Official Patches Pal License Plate[email protected]
**UPDATE 4/25/2019**

Unfortunately, after clearing most of the required steps through the state legislature including successfully passing the the vote in the House and making its way to the Senate consent calendar, House Bill 1255 ultimately ran out of time for the 2019 legislative session. Higher priority bills took precedence and our bill to make the Patches Pal license plates did not run before the cutoff date.

The good news is that, since it passed successfully through both the House and Senate Transportation Committees and the vote in the House, it is very likely that we will get it passed next year.

We are sad that we will have to wait another year, but we should be encouraged by the overwhelmingly positive responses it received.

Hang in there, Patches Pals! We’ll regroup and do this all over again for the 2020 Legislative Session!

Thanks for all of your patience and support everyone! And thanks again to all of the key players: Erik Madsen, Eve Mercado Kopp, Curt Hanks, Chris Rimple, Rep. John Lovick, Senator Jamie Pedersen and Ann Gifford over at the Legislature for getting all of the necessary players together – as well as all of YOU for writing your senators and representatives expressing your support! 

**UPDATE 2/1/2019**

Good news, Patches Pals! House Bill 1255 for Creating Patches Pal Special License Plates has been introduced in the House of Representatives and referred to the Transportation Committee! It was sponsored by Representative John Lovick and co-sponsored by Reps Orwall, Sells, Stanford, Dufault and Irwin on January 17, 2019. You can read the bill here.

There was a public hearing by the House Transportation Committee for the JP Patches license plate bill on Thursday, January 31, 2019 at the state capitol in Olympia, WA. Chris Rimple spoke to the committee about the history of J.P. and his connection to Seattle Children’s.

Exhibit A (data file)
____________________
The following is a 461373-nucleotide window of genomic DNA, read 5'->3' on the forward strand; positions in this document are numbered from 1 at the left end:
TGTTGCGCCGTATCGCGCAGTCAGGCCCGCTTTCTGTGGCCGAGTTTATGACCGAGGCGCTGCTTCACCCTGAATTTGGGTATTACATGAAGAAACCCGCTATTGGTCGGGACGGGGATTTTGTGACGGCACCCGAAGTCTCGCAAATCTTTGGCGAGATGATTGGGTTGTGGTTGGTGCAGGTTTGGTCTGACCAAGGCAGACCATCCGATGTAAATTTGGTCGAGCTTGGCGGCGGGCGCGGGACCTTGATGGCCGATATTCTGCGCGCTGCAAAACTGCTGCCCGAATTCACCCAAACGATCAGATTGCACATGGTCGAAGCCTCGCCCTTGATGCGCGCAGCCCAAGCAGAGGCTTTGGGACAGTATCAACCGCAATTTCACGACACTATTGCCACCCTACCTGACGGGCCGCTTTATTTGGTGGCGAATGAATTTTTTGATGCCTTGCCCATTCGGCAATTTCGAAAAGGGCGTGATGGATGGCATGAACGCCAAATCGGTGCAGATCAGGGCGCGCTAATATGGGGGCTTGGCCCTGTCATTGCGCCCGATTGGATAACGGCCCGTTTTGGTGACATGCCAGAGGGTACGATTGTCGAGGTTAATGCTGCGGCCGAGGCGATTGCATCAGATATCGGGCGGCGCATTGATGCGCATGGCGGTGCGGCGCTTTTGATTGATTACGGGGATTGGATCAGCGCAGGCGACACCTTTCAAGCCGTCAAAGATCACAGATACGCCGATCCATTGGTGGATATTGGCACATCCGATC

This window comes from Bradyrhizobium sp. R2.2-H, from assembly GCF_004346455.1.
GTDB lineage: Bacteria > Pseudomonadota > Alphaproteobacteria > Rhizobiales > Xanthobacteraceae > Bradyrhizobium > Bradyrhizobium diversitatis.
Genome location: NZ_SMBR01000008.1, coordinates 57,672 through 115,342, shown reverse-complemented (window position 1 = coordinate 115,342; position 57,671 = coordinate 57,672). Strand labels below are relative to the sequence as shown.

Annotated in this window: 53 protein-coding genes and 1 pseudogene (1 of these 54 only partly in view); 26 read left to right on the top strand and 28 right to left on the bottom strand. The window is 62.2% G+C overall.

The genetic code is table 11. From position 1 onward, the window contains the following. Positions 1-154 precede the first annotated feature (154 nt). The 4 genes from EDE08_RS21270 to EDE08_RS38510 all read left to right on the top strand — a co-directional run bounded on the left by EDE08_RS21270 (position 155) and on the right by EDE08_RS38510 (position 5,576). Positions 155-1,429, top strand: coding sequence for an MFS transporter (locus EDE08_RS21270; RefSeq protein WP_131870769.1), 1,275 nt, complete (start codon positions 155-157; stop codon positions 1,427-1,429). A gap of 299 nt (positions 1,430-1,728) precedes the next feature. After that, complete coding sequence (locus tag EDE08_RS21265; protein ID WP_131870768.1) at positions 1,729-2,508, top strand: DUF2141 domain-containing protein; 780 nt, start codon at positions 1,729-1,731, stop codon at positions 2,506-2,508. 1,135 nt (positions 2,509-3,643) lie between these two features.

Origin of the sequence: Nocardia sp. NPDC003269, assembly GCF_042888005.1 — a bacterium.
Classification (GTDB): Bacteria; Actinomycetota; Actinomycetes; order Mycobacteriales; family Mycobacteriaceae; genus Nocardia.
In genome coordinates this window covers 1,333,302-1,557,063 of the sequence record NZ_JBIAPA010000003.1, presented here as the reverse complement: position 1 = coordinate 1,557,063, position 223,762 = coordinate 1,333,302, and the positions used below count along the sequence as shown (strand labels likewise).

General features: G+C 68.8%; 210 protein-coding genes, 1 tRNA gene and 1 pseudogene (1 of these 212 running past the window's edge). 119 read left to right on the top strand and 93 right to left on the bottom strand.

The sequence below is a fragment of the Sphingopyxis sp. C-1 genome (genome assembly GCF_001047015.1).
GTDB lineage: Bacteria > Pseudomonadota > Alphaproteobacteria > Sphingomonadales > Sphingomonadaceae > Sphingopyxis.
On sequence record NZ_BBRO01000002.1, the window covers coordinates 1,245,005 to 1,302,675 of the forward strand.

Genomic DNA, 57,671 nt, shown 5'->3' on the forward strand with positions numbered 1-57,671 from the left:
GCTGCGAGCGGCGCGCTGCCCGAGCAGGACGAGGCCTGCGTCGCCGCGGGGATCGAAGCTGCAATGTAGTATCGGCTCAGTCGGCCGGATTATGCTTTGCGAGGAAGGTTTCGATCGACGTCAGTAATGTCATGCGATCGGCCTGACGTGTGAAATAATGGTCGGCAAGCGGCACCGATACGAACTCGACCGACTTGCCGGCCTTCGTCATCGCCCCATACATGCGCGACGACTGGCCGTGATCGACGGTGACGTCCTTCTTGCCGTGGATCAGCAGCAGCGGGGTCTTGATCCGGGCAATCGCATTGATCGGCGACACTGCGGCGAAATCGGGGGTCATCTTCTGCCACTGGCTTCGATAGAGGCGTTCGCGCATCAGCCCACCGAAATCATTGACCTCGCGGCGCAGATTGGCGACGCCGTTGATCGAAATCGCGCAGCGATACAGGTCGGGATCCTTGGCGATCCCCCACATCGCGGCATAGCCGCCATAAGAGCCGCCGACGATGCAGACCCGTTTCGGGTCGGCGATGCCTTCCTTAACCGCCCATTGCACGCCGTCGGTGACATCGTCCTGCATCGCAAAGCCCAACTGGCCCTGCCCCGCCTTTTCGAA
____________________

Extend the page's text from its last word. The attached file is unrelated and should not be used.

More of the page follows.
Watch a video of the hearing here.

You can follow the status and subscribe to email updates at the Washington State Legislature website.

Those who grew up in the Pacific Northwest know how beloved and significant J.P. Patches and Gertrude were to our culture. Played by Chris Wedes and Bob Newman, they created one of the longest running children’s television shows in American history (1958 – 1981) and were an important part of the fabric of our community for decades after. In order to commemorate and pay tribute to their legacy, we’re working to galvanize the community to support the creation of a Patches Pals Washington State special license plate.


Proceeds from the plates will benefit Seattle Children’s Hospital Strong Against Cancer program, a philanthropic initiative with worldwide implications for potentially curing childhood cancers through immunotherapy treatments.

We have met our goal of 3,500 signatures from Washington state residents in order to be considered by the Department of Licensing.

Seattle Children’s and J.P. Patches have a long history together going back to the early 1960’s. J.P. & Gertrude often visited the hospital, entertaining patients, families, and staff. During the 1970’s, J.P. and friends made a significant donation to the hospital, funding the J.P. Patches Playroom. The J.P. and Gertrude statue, located in Fremont, also generated a significant gift for Seattle Children’s at the behest of Chris Wedes and his wife, Joanie.

Over time, it is expected that the special J.P. Patches license plate could raise as much as $250,000 or more for cancer immunotherapy research at Seattle Children’s. Immunotherapy is a groundbreaking new treatment that harnesses the power of a patient’s immune system in order to seek and destroy cancer cells, limiting the need for toxic treatments like chemotherapy and radiation.